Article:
Buyer demand remains strong. With more of the adult population becoming vaccinated and job creation data showing encouraging signs, existing-home inventory is expected to grow in the coming months.

What will this mean for home sales going forward?

Fannie Mae, Freddie Mac, and the Mortgage Bankers Association (MBA) have all forecasted that total home sales (existing homes and new construction) will continue their momentum both this year and next. Here’s a graph showing those projections:Will the Housing Market Maintain Its Momentum? | Keeping Current Matters

Bottom Line

Living through a pandemic has caused many to re-evaluate the importance of a home and the value of homeownership. The residential real estate market will benefit from both as we move forward.

The post Will the Housing Market Maintain Its Momentum? appeared first on Keeping Current Matters.

4 Tips to Maximize the Sale of Your House

4 Tips to Maximize the Sale of Your House | Keeping Current Matters

Homeowners ready to make a move are definitely in a great position to sell today. Housing inventory is incredibly low, driving up buyer competition. This gives homeowners leverage to sell for the best possible terms, and it’s fueling a steady rise in home prices.

In such a hot market, houses are selling quickly. According to the National Association of Realtors (NAR), homes are typically on the market for just 18 short days. Despite the speed and opportunity for sellers, there are still steps you can take to prep your house to shine so you get the greatest possible return.

1. Make Buyers Feel at Home

One of the ways to make this happen is to take time to declutter. Pack away any personal items like pictures, awards, and sentimental belongings. The more neutral and tidy the space, the easier it is for a buyer to picture themselves living there. According to the 2021 Profile of Home Staging by NAR:

“82% of buyers’ agents said staging a home made it easier for a buyer to visualize the property as a future home.”

Not only will your house potentially attract the attention of more buyers and likely sell quickly, but the same report also notes:

“Eighteen percent of sellers’ agents said home staging increased the dollar value of a residence between 6% and 10%.”

As Jessica Lautz, Vice President of Demographics and Behavior Insights for NAR, says:

“Staging a home helps consumers see the full potential of a given space or property…It features the home in its best light and helps would-be buyers envision its various possibilities.”

2. Keep It Clean

On top of making an effort to declutter, it’s important to keep your house neat and clean. Before a buyer stops by, be sure to pick up toys, make the beds, and wash the dishes. This is one more way to reduce the number of things that can distract a buyer from the appeal of the home.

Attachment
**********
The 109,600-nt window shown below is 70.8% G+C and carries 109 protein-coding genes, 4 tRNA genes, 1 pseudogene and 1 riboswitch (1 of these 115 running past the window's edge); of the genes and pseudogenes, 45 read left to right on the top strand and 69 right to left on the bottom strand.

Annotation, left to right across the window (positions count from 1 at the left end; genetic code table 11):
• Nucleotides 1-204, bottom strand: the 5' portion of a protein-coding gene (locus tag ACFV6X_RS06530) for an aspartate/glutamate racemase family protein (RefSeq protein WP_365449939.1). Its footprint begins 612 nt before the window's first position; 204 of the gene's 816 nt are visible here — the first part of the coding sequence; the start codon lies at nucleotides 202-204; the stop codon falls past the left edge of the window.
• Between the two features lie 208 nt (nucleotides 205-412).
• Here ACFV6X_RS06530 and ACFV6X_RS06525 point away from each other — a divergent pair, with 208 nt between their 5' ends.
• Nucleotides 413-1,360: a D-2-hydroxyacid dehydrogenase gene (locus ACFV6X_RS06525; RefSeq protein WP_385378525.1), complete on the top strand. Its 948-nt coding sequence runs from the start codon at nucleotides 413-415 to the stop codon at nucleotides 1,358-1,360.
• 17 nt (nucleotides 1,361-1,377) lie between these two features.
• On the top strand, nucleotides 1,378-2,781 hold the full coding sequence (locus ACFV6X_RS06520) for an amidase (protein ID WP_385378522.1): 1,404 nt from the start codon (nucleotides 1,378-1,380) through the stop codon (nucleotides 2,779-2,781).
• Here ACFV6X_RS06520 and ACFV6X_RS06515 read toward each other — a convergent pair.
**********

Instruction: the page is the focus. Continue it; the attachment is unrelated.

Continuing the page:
Ensure your home smells fresh and clean as well. Buyers will remember the smell of your house, and according to the same report from NAR, the kitchen is one of the most important rooms of the house to focus on if you want to attract more buyers.

3. Give Buyers Access

Buyers are less likely to make an offer on your house if they aren’t able to easily schedule a time to check it out. If your home is available anytime, that opens up more opportunities for multiple buyers to go from curious to eager. It also allows buyers on tight schedules to still get in to see your house.

While health continues to be a great concern throughout the country, it’s important to work with your agent to find the best safety measures and digital practices for your listing. This will drive visibility and create access options that also keep everyone in the process safe.

4. Price It Right

Even in a sellers’ market, it’s crucial to set your house at the right price to maximize selling potential. Pricing your house too high is actually a detriment to the sale. The goal is to drive high attention from competing buyers and let bidding wars push the final sales price up.

Work with your trusted real estate professional to determine the best list price for your house. Having an expert on your side in this process is truly essential.

Bottom Line

If you want to sell on your terms, in the least amount of time, and for the best price, today’s market sets the stage to make that happen. Contact a local real estate professional today to determine the best ways to maximize the sale of your house this year.

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Healthy Road Trip Snacks

Retro roadside diners may be part of the fun of road trips, and fast food is certainly convenient.


With a little planning, though, you can stock a cooler or tote bag with delicious snacks that are easy to eat on-the-go—not to mention healthier and cheaper than burgers and fries. Here are a few road trip-friendly snack ideas to get you started, plus some hints on how to pack them.

Road Trip Snacks:

  • Fruits & Veggies: Choose ones that travel well (apples, carrots) and prep items that would be hard for a driver to eat one-handed (peel oranges and chop carrot sticks).